It wasn't a time machine that transported me backward half a century. It was an ATM machine.
You know the kind of ATM that sucks your debit card all the way in, instead of just letting you swipe it and return it to your wallet? It was one of those. Let's call it a magic, time-travel ATM, because if you forget to retrieve your card right away after taking your cash, the machine sucks it up permanently for security, leaving you with about as much access to your money as people had in 1968. That's the year before Chemical Bank opened the first ATM in the U.S.
So there I found myself, stranded financially in the Mad Meneolithic era. It didn't help that I'd already stopped carrying credit cards. Now all I had was a little bit of green cash, and a checkbook.
I immediately called my bank to get a replacement card, but when they told me it was going to cost $19, I hesitated (yes, that's how poor I am). I decided to put it off for a little while. That was almost two months ago, and I still haven't ordered one.
Why? Because it's saving me a ton of money.
Have you tried to use a check in a store lately? Not only does it take forever, but you feel ridiculous. People tap their feet impatiently. Cashiers look at you confusedly. A store clerk at a Sunglass Hut actually told me she was going to have to call her manager for help; she'd never seen a check in the six months she'd worked there. I walked out without the new sunglasses I really didn't need anyway. It turns out that nothing takes the steam out of an impulse buy like paying with a check.
It's also been cutting down on all my little unnecessary purchases that were adding up at the end of the month. I'm not going to be whipping out my checkbook at a Starbucks, or a Taco Bell, or for a magazine off a newsstand. Small purchases that I used to justify by saying "it's only a couple bucks" have turned into "I'm not wasting a check for only a couple bucks."
This doesn't mean I've totally cut myself off from caffeine or chalupas, of course. I just buy them with cash, which I get by walking into the bank and withdrawing it. Doing it this way has really helped me wrangle my discretionary spending. I take a little cash out for the week, and when that's gone, it's gone. There's no running to the ATM with that wild look in my eyes to take out more. The bank won't be opening until 9 a.m., sir, long after you've come to your senses.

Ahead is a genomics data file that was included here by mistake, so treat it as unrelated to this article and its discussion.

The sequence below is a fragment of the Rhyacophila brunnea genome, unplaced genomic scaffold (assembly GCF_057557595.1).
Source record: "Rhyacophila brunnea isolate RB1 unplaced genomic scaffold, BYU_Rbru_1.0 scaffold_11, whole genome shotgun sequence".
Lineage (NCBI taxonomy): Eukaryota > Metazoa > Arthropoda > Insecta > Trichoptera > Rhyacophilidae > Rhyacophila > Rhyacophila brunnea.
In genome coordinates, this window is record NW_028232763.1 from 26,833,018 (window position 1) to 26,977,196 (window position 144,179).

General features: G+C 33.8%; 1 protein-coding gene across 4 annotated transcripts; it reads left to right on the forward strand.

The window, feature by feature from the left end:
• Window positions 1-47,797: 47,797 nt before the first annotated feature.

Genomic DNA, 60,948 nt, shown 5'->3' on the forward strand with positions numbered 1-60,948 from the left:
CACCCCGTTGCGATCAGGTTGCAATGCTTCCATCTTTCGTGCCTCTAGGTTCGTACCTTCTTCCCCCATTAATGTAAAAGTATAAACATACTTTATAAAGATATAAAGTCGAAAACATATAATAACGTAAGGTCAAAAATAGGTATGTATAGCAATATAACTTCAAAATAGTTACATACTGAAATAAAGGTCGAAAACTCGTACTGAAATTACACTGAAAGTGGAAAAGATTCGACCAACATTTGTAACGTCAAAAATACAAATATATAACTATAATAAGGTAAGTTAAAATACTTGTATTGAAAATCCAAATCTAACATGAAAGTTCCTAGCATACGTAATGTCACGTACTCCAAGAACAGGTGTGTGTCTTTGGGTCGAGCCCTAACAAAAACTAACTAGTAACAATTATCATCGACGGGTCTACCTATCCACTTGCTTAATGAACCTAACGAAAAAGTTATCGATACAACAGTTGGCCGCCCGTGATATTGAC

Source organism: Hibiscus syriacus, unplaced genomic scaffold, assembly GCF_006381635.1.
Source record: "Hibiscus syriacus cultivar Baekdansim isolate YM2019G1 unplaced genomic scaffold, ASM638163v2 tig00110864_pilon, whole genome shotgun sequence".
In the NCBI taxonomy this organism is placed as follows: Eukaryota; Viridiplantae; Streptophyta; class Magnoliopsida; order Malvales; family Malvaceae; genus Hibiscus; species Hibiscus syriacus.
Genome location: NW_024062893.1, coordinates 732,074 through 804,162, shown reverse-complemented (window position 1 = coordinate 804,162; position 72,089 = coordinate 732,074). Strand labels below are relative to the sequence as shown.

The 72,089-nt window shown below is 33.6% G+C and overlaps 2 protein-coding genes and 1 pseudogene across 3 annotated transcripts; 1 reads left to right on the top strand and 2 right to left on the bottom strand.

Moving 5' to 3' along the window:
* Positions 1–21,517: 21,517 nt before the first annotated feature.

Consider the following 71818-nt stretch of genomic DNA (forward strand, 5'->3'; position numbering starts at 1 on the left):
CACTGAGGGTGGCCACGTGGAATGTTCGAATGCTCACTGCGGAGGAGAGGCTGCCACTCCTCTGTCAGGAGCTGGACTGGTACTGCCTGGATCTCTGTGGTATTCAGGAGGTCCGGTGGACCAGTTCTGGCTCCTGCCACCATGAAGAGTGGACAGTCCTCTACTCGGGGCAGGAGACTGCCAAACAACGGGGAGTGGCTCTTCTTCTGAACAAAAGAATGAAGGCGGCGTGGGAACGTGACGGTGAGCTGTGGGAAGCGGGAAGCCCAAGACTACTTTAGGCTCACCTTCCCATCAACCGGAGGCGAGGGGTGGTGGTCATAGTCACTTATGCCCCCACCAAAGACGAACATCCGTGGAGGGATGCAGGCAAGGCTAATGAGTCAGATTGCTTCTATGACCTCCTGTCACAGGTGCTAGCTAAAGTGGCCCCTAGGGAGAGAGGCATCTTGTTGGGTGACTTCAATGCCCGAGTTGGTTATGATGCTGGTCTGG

Okay, so there was one midnight stop at an all-night check cashing place, but some friends were visiting from out of town, and last time I checked bartenders don't take checks.
Another nice benefit is finally being able keep track where I'm spending my money. The month before I lost my card my checking account statement listed close to 100 debits, and I couldn't tell you what half of them were for. Last month I had exactly seven. Two were for withdrawals of $60 in cash. Four were for bills. And one was for a birthday gift for my mother. My statement isn't clogged with an entry for every time I buy a soda anymore. Plus there weren't any more "out of network" fees. I saved $13.75 on those. That was a movie ticket and Junior Mints.
It makes since. The idea is similar to the psychology behind the booming return of layaway programs in stores. Yes, you could just save up the money for that new TV, but if you keep it in a jar in under your bed, it's just too tempting to spend it on other, more pressing things. But it's the same thing with saving in general. The convenience of technology has basically turned our bank accounts into the equivalent of that jar under the bed. Our money is always right there at arm's reach.
Not for me anymore. Not anymore.
The best part of losing my debit card? Walking into the bank and telling them to transfer some money to my savings for the first time in months. I may be techno-financially stranded in the past, but at some point I have to think about the future.
Published by Christopher Spata
Christopher Spata is a freelance journalist based in Tampa, FL. After stints as a soldier and a retail manager, he found his true passion in telling stories. When he's not writing, he's either jogging (slowl... View profile
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